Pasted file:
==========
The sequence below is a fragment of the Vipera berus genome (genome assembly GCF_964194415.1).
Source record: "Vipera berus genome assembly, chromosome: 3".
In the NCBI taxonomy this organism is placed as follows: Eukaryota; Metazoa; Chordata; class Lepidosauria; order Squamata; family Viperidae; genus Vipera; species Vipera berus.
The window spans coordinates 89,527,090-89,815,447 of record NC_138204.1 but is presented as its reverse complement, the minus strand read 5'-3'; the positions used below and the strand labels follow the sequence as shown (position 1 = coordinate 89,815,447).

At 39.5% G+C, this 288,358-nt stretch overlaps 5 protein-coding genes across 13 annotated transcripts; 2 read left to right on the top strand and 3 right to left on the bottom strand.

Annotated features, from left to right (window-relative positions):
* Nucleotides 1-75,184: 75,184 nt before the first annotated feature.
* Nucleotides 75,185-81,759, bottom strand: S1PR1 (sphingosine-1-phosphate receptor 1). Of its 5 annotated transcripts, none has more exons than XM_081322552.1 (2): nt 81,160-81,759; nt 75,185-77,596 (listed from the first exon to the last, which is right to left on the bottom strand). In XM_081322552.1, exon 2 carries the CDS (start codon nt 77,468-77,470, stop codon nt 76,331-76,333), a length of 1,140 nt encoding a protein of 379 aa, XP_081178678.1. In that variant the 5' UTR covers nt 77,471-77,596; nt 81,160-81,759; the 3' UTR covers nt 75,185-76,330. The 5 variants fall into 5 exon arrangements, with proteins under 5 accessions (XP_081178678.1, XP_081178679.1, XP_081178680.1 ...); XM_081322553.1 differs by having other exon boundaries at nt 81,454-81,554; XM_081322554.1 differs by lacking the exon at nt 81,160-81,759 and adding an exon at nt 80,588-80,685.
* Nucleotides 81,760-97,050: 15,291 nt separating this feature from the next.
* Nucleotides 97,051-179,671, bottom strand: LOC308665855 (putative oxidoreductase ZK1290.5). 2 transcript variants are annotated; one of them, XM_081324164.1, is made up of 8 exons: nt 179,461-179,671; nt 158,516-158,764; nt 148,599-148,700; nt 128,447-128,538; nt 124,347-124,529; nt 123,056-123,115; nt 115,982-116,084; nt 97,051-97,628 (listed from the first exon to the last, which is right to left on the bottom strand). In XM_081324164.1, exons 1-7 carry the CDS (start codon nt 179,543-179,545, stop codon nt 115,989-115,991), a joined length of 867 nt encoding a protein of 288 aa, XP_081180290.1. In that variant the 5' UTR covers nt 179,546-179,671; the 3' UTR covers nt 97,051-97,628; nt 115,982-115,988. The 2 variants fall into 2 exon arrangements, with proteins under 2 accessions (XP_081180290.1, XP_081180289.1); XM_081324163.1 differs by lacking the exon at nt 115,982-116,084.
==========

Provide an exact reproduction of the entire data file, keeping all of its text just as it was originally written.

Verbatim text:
The sequence below is a fragment of the Vipera berus genome (genome assembly GCF_964194415.1).
Source record: "Vipera berus genome assembly, chromosome: 3".
In the NCBI taxonomy this organism is placed as follows: Eukaryota; Metazoa; Chordata; class Lepidosauria; order Squamata; family Viperidae; genus Vipera; species Vipera berus.
The window spans coordinates 89,527,090-89,815,447 of record NC_138204.1 but is presented as its reverse complement, the minus strand read 5'-3'; the positions used below and the strand labels follow the sequence as shown (position 1 = coordinate 89,815,447).

At 39.5% G+C, this 288,358-nt stretch overlaps 5 protein-coding genes across 13 annotated transcripts; 2 read left to right on the top strand and 3 right to left on the bottom strand.

Annotated features, from left to right (window-relative positions):
* Nucleotides 1-75,184: 75,184 nt before the first annotated feature.
* Nucleotides 75,185-81,759, bottom strand: S1PR1 (sphingosine-1-phosphate receptor 1). Of its 5 annotated transcripts, none has more exons than XM_081322552.1 (2): nt 81,160-81,759; nt 75,185-77,596 (listed from the first exon to the last, which is right to left on the bottom strand). In XM_081322552.1, exon 2 carries the CDS (start codon nt 77,468-77,470, stop codon nt 76,331-76,333), a length of 1,140 nt encoding a protein of 379 aa, XP_081178678.1. In that variant the 5' UTR covers nt 77,471-77,596; nt 81,160-81,759; the 3' UTR covers nt 75,185-76,330. The 5 variants fall into 5 exon arrangements, with proteins under 5 accessions (XP_081178678.1, XP_081178679.1, XP_081178680.1 ...); XM_081322553.1 differs by having other exon boundaries at nt 81,454-81,554; XM_081322554.1 differs by lacking the exon at nt 81,160-81,759 and adding an exon at nt 80,588-80,685.
* Nucleotides 81,760-97,050: 15,291 nt separating this feature from the next.
* Nucleotides 97,051-179,671, bottom strand: LOC308665855 (putative oxidoreductase ZK1290.5). 2 transcript variants are annotated; one of them, XM_081324164.1, is made up of 8 exons: nt 179,461-179,671; nt 158,516-158,764; nt 148,599-148,700; nt 128,447-128,538; nt 124,347-124,529; nt 123,056-123,115; nt 115,982-116,084; nt 97,051-97,628 (listed from the first exon to the last, which is right to left on the bottom strand). In XM_081324164.1, exons 1-7 carry the CDS (start codon nt 179,543-179,545, stop codon nt 115,989-115,991), a joined length of 867 nt encoding a protein of 288 aa, XP_081180290.1. In that variant the 5' UTR covers nt 179,546-179,671; the 3' UTR covers nt 97,051-97,628; nt 115,982-115,988. The 2 variants fall into 2 exon arrangements, with proteins under 2 accessions (XP_081180290.1, XP_081180289.1); XM_081324163.1 differs by lacking the exon at nt 115,982-116,084.